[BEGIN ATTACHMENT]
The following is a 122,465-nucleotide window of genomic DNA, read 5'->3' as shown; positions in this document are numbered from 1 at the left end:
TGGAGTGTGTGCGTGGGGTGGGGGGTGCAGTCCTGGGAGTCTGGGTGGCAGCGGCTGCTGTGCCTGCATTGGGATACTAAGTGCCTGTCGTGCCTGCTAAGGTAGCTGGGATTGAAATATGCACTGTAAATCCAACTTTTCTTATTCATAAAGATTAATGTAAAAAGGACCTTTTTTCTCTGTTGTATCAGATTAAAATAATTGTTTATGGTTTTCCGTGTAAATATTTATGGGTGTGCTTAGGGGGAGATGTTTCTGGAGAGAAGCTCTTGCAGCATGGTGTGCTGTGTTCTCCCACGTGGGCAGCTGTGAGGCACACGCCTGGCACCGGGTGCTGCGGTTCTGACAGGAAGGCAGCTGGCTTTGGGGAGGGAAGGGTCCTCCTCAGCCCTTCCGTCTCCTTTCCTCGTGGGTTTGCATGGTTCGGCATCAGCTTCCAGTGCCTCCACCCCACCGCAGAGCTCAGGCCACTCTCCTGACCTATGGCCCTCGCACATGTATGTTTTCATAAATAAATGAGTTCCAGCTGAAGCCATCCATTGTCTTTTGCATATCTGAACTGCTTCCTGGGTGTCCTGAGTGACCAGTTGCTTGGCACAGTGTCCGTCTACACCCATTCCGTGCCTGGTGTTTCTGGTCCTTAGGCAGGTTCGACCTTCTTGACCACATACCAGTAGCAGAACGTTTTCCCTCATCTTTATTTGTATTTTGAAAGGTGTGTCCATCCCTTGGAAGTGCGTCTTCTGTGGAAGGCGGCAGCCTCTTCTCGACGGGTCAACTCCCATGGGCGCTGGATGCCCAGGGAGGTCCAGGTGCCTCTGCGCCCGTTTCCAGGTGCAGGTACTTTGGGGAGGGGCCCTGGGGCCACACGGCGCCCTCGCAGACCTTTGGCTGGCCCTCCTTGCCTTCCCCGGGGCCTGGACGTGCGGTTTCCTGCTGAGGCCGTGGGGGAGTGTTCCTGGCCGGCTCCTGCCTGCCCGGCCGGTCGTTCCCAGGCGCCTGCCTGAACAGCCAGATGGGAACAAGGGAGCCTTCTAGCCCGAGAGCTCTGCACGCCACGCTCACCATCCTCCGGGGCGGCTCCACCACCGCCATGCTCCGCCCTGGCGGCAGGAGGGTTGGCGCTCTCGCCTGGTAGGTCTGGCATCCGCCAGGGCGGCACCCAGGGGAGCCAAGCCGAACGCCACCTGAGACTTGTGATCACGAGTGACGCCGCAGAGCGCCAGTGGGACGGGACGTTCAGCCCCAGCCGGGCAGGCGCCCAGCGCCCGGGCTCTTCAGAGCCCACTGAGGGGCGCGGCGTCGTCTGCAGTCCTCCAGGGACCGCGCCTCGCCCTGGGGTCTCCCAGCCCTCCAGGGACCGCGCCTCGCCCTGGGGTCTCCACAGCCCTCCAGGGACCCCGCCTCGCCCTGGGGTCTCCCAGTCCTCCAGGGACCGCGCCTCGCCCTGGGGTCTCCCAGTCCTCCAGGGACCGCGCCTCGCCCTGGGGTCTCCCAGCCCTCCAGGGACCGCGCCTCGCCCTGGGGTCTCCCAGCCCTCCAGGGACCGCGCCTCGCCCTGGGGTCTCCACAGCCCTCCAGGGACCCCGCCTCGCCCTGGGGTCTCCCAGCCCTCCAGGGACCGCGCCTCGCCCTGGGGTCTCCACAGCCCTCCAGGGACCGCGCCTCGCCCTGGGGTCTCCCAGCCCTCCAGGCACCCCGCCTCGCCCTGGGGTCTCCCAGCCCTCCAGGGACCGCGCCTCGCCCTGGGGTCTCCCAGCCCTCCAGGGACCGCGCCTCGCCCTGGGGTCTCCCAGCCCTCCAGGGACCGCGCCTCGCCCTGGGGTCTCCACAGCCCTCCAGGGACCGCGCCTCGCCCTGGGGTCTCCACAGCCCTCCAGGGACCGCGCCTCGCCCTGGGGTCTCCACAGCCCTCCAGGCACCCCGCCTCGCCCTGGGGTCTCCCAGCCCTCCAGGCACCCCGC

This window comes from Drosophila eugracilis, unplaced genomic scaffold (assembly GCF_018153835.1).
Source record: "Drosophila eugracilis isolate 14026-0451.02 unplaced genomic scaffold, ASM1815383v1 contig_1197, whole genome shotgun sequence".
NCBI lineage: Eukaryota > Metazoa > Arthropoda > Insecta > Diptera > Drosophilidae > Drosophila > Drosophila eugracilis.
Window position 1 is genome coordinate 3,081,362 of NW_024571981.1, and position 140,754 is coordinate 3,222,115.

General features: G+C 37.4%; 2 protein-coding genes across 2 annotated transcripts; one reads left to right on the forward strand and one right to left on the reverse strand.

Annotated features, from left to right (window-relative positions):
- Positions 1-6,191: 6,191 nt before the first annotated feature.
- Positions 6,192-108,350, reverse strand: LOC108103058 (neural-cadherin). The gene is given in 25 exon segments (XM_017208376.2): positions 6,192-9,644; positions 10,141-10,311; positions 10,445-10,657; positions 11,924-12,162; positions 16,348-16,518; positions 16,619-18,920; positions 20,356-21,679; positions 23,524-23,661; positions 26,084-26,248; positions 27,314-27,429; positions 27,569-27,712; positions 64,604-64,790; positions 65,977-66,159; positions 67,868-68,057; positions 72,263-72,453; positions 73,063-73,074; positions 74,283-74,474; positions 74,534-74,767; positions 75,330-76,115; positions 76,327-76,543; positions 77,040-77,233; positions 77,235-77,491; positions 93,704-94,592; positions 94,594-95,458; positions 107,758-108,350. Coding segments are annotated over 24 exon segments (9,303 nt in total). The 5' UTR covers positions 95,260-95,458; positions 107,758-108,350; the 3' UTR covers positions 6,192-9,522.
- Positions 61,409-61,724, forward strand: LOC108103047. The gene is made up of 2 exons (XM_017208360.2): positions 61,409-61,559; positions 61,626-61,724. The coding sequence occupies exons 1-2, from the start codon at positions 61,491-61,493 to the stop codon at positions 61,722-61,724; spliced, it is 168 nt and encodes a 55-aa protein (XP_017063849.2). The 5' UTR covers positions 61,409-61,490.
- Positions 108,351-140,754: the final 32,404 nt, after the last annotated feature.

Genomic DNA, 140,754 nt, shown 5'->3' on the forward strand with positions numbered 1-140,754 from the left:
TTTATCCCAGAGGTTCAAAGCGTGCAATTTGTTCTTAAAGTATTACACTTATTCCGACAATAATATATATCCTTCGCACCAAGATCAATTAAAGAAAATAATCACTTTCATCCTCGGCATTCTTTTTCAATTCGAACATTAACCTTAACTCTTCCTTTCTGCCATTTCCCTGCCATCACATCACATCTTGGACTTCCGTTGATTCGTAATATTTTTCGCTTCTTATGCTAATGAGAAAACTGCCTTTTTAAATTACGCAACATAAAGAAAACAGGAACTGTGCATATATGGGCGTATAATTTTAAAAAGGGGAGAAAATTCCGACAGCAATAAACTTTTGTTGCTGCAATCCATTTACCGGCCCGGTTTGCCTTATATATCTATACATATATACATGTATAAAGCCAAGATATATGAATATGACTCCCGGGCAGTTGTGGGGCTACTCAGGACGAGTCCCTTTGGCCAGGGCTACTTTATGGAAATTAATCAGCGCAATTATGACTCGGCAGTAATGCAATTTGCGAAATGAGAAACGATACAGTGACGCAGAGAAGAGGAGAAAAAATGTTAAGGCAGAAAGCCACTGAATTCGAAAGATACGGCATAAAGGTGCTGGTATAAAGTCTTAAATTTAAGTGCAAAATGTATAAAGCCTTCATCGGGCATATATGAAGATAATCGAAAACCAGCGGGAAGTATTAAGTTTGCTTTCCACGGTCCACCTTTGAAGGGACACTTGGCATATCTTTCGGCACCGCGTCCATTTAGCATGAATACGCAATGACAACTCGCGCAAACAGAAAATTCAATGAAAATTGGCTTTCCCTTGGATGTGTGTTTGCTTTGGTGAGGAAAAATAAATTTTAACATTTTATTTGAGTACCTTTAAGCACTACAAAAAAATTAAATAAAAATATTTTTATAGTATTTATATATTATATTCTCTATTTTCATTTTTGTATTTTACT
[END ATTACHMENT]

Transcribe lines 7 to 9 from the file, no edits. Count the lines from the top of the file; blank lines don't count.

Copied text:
General features: G+C 37.4%; 2 protein-coding genes across 2 annotated transcripts; one reads left to right on the forward strand and one right to left on the reverse strand.

Annotated features, from left to right (window-relative positions):
- Positions 1-6,191: 6,191 nt before the first annotated feature.